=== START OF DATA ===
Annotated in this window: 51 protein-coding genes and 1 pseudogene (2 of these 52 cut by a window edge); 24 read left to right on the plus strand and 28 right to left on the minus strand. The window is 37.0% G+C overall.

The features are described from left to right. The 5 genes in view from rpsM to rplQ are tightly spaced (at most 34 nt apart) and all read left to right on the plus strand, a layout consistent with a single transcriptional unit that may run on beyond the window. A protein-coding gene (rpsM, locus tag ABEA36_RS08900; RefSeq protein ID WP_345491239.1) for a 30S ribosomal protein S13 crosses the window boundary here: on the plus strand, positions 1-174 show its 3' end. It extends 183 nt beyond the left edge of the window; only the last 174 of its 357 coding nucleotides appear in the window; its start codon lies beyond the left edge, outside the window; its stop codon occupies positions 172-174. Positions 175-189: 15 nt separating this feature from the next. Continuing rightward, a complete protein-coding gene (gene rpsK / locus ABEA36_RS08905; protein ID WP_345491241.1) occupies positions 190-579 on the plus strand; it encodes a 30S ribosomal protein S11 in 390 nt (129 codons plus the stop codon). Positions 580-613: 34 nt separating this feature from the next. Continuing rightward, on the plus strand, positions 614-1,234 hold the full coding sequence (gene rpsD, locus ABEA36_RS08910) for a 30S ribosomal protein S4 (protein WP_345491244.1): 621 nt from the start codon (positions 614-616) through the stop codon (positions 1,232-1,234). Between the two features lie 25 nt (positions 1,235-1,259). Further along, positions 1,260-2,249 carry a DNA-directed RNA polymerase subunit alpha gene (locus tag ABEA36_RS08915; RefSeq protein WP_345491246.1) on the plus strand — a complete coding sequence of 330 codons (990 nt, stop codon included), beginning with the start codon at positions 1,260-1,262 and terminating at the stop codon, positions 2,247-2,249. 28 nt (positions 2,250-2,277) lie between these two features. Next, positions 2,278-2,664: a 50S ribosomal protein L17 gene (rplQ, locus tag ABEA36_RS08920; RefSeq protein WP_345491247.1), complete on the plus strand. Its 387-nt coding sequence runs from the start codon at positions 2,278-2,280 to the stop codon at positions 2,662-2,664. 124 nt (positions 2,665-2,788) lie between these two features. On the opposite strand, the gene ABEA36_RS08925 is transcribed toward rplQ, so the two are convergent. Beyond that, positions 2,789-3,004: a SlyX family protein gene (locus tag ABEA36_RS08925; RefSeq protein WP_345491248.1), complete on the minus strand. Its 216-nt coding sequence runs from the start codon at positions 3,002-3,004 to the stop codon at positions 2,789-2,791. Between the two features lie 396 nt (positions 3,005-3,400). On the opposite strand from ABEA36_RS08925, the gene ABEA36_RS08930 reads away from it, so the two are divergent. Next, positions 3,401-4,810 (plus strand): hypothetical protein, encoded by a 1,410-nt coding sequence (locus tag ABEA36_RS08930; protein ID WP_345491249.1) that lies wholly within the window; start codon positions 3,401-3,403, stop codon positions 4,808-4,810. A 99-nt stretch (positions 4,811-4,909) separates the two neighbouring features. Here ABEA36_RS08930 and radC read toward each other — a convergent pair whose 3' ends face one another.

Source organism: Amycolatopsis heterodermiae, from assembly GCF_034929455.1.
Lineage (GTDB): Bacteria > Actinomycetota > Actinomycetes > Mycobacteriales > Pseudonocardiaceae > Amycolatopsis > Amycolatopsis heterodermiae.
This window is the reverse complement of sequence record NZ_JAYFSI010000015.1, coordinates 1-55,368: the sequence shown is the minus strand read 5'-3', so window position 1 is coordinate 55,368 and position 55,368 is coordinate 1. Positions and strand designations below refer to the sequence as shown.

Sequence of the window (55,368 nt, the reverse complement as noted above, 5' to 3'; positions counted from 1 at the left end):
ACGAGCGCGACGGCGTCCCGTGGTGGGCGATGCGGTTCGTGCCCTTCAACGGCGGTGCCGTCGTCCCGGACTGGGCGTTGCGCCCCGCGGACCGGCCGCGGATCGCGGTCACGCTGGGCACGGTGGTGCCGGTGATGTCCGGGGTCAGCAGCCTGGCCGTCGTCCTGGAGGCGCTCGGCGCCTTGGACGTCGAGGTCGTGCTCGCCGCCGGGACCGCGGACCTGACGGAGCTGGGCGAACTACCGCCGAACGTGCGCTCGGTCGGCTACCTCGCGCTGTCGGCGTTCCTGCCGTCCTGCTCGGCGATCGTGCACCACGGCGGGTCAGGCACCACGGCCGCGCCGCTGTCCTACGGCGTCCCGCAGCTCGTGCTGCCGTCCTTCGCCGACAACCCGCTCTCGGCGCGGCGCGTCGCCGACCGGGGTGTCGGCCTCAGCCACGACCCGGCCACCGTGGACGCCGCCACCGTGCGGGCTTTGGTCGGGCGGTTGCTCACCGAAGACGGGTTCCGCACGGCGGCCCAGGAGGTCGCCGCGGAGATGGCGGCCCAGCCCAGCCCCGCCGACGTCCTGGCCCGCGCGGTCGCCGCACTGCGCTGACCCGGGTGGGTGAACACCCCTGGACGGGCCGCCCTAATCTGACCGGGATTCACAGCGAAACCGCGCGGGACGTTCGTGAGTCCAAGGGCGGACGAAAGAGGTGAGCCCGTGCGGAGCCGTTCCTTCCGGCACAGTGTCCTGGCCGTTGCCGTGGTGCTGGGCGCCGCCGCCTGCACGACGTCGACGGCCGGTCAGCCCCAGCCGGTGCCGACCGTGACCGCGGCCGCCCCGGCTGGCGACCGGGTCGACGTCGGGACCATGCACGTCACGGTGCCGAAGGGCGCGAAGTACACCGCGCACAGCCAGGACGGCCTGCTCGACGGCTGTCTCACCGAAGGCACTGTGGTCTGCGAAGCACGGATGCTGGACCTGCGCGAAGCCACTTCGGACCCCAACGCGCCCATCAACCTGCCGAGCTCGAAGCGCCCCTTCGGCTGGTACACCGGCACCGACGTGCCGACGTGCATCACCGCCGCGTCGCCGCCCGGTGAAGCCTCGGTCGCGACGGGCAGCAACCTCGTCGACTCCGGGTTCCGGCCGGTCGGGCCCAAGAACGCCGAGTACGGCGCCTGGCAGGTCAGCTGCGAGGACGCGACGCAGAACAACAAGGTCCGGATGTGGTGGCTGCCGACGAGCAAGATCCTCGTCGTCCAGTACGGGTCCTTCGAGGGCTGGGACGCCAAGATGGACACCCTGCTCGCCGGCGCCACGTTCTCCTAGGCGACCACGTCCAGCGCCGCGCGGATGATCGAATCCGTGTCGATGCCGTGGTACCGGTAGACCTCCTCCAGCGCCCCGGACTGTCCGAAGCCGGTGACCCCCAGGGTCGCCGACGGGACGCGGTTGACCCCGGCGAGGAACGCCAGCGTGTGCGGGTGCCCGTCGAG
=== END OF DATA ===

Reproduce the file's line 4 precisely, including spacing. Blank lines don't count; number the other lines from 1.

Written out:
Lineage (GTDB): Bacteria > Actinomycetota > Actinomycetes > Mycobacteriales > Pseudonocardiaceae > Amycolatopsis > Amycolatopsis heterodermiae.